In fact director Spike Lee urged kids to cut school to see his movie, believing that “X” provides just as much (or more) education.
The name ‘Malcolm X’ was a rejection of the ‘Little’ surname (given his family by white slave owners). The X representing the unknown name of his African ancestors and their culture that had been lost during slavery.
To his admirers “X” was a courageous advocate for the rights of blacks, a man who indicted white America in the harshest terms for its crimes against black Americans; detractors accused him of preaching racism and violence.
The film had me from the first frame, when we listen to “X” talk about injustice with the American flag burning up in the background.
Perhaps Malcolm X’s message was too vague anf controversial for him to achieve the global respect that Martin Luther King and Nelson Mandela both did, their non-violent and anti-apartheid positions are far easier to fathom. In the case of Malcolm X, you have to research to comprehend where he stands, and the film is a good place to start. You really ought to watch Spike Lee’s movie several times, since there’s plenty to digest on first viewing, both history and cinematic flourishes. I’m tempted to watch the 1972 documentary narrated by James Earl Jones, to learn even more.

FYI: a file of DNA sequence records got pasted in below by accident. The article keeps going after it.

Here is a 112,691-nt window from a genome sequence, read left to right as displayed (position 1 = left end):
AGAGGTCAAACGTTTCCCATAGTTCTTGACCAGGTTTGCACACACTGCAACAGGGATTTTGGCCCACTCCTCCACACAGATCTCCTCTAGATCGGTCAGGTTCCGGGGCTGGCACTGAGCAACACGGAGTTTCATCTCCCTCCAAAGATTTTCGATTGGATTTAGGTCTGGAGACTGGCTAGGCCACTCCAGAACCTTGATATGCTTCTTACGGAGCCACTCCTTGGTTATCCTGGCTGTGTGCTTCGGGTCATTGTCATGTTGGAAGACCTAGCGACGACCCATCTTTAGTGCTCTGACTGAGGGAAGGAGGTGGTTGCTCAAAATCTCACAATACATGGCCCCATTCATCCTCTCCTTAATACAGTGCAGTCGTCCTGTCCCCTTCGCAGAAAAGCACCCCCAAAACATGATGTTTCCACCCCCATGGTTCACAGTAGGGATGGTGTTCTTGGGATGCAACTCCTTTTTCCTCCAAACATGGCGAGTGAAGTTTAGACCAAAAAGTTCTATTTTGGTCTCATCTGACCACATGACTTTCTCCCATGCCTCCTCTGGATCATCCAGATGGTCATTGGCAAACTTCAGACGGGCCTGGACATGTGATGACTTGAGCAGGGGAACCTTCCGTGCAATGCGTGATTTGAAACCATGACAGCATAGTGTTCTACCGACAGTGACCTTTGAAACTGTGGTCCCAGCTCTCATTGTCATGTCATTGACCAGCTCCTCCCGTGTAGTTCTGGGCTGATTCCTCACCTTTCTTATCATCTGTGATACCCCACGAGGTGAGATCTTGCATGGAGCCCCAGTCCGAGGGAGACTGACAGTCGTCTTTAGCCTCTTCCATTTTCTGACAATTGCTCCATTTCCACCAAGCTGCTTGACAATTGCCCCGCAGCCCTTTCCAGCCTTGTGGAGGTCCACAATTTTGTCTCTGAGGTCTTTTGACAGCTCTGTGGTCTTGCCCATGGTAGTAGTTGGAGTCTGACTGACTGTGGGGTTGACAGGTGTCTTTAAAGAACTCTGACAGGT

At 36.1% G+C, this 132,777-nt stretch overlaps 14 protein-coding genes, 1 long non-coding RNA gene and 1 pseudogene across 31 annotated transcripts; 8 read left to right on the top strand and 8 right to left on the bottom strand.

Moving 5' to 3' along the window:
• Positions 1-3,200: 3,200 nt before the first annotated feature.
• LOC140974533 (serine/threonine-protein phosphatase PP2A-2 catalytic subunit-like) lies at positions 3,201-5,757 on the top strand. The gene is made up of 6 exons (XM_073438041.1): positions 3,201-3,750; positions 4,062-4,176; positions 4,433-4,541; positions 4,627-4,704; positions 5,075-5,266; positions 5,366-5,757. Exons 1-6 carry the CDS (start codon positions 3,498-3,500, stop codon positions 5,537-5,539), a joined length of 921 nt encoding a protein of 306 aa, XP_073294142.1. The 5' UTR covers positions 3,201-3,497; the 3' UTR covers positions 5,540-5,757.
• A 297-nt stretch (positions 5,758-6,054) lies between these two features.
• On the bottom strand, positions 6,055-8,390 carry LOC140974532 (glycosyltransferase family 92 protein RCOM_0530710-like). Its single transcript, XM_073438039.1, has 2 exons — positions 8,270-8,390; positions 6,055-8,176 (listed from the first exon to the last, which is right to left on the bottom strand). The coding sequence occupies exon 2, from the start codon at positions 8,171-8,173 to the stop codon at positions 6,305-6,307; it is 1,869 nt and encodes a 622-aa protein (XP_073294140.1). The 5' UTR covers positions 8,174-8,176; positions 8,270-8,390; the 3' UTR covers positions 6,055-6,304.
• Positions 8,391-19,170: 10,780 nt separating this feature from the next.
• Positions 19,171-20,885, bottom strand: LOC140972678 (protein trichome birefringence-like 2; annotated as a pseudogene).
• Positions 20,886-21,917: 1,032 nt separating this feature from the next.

The original director was going to be Norman Jewison. He withdrew due to outside pressure demanding a black film-maker.
Malcolm X (1992) was the first non-documentary film that was given permission to film in Mecca. The film’s 2nd unit filmed all the scenes at Mecca. Spike Lee did not accompany them because he is not a Muslim; only Muslims are allowed to enter Mecca.